So far, everything has gone right for Duke. They've defeated two teams ranked in the top 5, one of which in a game that was their third in three days. Seth Curry is nursing a leg injury and is unable to practice but has become much more efficient with his game. Ryan Kelly has developed into a solid defender and has worked on his offensive skills to become much more than a spot up shooter. Rasheed Sulaimon is bringing great energy and intensity to the team and plays with confidence within the flow of the game - an all-around improvement over Austin Rivers. Quinn Cook struggled in the first few games but has now become a terrific floor general and gives a Duke a playmaker at the point guard position. And Mason Plumlee is playing at a level the Cameron Crazies were dreaming about when he first arrived in Durham, dominating both ends of the floor and receiving early praise as a National Player of the Year Candidate.
In many ways, Duke fans couldn't be more excited. But a troubling thought lingers...is this the best Duke will be? Aside from winning the NCAA Tournament (albeit a rather big exception) in 2010, Duke has struggled in postseason play over the past six years, causing many to wonder if Mike Krzyzewski struggles with having his team peak at the right time. There have been questions about whether or not Coach K uses his bench enough to help his starters stay fresh throughout the course of a full season. People also wonder if Duke's style of play and dependence on making outside shots hurts them against the physical teams they face in the NCAA Tournament. I can't say I agree with those opinions, but Duke's first round defeat against Lehigh last year certainly didn't do anything to quiet the critics. Now, Duke is off to another good start but people will remain skeptical of this team until we get to March.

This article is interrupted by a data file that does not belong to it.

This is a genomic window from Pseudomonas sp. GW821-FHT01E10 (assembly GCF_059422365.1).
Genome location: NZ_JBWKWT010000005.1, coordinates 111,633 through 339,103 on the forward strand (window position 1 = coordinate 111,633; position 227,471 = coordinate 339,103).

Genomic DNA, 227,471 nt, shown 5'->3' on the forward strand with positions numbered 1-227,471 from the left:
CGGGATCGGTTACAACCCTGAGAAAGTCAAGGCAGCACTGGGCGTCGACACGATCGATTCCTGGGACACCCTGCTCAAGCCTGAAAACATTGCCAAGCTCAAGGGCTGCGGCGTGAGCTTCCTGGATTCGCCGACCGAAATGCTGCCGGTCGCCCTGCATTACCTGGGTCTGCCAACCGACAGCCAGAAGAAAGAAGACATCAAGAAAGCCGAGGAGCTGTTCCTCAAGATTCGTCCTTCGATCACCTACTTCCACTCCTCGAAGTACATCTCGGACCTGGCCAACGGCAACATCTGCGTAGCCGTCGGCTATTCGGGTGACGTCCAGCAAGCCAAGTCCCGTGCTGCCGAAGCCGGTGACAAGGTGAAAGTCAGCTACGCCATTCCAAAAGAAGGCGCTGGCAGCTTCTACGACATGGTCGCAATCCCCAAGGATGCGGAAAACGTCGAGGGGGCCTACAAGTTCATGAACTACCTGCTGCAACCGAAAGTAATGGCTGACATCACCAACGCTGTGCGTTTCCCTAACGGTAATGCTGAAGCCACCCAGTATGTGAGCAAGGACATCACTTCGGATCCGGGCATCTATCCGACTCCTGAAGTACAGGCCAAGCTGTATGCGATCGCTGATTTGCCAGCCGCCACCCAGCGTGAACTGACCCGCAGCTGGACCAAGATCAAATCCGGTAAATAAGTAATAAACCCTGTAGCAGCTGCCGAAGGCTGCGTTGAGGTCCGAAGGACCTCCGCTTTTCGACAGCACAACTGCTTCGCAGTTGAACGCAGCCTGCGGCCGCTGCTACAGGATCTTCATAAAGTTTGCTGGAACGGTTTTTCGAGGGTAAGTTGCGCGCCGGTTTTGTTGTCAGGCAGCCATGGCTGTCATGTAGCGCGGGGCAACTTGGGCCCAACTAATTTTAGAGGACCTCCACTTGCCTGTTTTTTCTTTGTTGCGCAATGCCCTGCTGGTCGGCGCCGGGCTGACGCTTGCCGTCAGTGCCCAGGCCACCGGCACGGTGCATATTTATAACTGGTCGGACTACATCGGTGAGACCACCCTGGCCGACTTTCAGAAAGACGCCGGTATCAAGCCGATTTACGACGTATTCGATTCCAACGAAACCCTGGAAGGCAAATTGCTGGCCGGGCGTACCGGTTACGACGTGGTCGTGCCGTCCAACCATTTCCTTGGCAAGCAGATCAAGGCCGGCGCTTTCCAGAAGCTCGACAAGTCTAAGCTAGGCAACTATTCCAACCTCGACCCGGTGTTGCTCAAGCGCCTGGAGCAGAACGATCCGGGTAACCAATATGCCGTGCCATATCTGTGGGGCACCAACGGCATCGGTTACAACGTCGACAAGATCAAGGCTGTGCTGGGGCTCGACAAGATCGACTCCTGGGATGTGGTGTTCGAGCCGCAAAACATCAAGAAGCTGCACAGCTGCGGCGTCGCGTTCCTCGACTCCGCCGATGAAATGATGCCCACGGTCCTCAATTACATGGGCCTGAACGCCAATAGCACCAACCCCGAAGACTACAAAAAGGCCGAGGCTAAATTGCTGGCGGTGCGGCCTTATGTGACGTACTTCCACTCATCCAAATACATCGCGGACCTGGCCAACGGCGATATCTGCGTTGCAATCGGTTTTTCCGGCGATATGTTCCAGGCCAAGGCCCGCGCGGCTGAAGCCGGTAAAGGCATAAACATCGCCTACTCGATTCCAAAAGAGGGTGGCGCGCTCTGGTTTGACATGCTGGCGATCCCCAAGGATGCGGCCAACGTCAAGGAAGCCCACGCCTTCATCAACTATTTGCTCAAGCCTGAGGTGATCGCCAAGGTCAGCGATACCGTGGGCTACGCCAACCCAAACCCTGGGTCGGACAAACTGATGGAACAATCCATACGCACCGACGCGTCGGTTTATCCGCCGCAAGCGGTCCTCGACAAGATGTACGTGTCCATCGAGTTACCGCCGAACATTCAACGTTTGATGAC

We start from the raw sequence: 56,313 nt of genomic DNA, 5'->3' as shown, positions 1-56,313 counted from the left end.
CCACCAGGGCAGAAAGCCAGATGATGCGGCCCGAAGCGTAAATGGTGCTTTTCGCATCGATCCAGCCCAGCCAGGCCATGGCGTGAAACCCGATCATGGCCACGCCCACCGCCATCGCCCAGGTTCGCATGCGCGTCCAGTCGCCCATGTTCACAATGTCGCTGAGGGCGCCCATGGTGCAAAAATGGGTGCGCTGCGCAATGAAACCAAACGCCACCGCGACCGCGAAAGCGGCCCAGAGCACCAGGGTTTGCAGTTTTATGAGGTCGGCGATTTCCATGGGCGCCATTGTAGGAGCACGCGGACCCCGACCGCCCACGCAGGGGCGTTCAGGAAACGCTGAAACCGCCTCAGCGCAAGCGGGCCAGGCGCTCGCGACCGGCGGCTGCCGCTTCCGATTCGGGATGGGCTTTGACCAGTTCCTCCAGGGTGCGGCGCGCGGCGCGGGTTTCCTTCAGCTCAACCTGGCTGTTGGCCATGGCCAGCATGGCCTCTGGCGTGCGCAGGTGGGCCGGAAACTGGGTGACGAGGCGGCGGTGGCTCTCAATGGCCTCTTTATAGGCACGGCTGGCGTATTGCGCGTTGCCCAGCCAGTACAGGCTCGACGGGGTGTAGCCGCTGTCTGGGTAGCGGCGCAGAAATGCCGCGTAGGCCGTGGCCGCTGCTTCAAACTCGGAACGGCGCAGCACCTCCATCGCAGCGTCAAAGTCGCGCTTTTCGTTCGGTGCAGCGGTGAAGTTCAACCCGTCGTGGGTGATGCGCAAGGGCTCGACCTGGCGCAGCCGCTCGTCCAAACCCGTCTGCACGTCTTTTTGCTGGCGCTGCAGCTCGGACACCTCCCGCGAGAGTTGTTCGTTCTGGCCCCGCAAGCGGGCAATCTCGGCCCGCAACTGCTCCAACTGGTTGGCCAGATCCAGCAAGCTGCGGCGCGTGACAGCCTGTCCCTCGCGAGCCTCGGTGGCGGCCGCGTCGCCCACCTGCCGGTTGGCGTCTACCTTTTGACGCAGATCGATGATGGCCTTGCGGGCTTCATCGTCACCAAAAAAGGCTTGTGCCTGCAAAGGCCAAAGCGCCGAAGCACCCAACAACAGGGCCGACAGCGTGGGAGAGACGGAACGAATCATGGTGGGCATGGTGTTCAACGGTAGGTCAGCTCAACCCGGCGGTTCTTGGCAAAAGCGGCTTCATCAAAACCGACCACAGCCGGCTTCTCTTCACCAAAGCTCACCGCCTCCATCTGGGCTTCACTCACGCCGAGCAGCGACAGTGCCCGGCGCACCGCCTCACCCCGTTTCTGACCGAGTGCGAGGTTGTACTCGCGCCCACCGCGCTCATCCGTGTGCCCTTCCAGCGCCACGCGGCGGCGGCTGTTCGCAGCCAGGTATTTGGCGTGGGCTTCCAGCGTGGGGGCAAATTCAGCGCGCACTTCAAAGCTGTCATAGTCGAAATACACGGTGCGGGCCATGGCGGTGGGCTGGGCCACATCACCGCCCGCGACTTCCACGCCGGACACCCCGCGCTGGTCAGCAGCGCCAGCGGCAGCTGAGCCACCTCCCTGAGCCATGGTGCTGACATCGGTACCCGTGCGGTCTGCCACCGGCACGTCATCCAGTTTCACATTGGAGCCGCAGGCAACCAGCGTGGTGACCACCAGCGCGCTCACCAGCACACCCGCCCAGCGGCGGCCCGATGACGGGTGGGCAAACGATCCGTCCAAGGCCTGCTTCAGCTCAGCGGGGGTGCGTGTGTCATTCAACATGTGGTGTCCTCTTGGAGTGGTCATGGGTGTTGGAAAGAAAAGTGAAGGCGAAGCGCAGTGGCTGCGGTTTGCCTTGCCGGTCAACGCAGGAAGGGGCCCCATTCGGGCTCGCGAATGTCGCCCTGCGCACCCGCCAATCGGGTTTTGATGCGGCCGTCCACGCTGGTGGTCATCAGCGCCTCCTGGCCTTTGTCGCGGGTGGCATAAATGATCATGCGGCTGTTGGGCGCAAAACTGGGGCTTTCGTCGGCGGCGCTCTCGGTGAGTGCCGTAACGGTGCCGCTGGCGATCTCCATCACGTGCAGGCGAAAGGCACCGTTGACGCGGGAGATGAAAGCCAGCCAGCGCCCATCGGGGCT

As Duke players and coaches would certainly agree, this team still has plenty of room for growth. Bench play has been nearly non-existent and this team could look totally different if Amile Jefferson, Josh Hairston, Marshall Plumlee, and Alex Murphy can become consistent contributors. Rasheed Sulaimon is playing more mature than a typical freshman, but you can expect that he will continue to improve, particularly with his shot selection. And as good as Quinn Cook's been, he is still an inexperienced point guard who is learning how to lead a team and play the college game.
The signs are all there for this to develop into a very good Duke team. They feature a unique mix of versatility, confidence, and experience, all aspects you typically look for in teams that have success in March. It will be interesting to check back in four months to see if that development produces the results the Blue Devils are striving for.